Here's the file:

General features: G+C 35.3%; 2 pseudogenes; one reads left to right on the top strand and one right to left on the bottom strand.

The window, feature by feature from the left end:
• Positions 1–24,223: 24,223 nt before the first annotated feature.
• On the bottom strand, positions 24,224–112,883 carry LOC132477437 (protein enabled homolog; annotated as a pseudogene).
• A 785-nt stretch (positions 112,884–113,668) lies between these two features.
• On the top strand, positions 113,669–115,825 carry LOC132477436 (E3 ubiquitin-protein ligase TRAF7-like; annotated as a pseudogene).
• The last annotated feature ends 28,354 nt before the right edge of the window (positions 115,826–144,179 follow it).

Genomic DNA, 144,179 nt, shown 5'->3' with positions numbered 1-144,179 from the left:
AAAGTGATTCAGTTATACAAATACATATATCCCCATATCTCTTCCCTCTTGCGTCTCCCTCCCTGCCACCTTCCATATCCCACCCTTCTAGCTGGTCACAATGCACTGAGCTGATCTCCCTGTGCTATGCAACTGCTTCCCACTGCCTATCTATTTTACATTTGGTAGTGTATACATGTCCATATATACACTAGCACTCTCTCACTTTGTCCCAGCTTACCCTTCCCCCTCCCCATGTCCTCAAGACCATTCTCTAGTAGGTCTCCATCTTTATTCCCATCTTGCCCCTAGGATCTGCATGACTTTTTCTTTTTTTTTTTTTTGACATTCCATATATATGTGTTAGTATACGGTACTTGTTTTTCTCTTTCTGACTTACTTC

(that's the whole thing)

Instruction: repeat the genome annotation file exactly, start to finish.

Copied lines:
General features: G+C 35.3%; 2 pseudogenes; one reads left to right on the top strand and one right to left on the bottom strand.

The window, feature by feature from the left end:
• Positions 1–24,223: 24,223 nt before the first annotated feature.
• On the bottom strand, positions 24,224–112,883 carry LOC132477437 (protein enabled homolog; annotated as a pseudogene).
• A 785-nt stretch (positions 112,884–113,668) lies between these two features.
• On the top strand, positions 113,669–115,825 carry LOC132477436 (E3 ubiquitin-protein ligase TRAF7-like; annotated as a pseudogene).
• The last annotated feature ends 28,354 nt before the right edge of the window (positions 115,826–144,179 follow it).

Genomic DNA, 144,179 nt, shown 5'->3' with positions numbered 1-144,179 from the left:
AAAGTGATTCAGTTATACAAATACATATATCCCCATATCTCTTCCCTCTTGCGTCTCCCTCCCTGCCACCTTCCATATCCCACCCTTCTAGCTGGTCACAATGCACTGAGCTGATCTCCCTGTGCTATGCAACTGCTTCCCACTGCCTATCTATTTTACATTTGGTAGTGTATACATGTCCATATATACACTAGCACTCTCTCACTTTGTCCCAGCTTACCCTTCCCCCTCCCCATGTCCTCAAGACCATTCTCTAGTAGGTCTCCATCTTTATTCCCATCTTGCCCCTAGGATCTGCATGACTTTTTCTTTTTTTTTTTTTTGACATTCCATATATATGTGTTAGTATACGGTACTTGTTTTTCTCTTTCTGACTTACTTC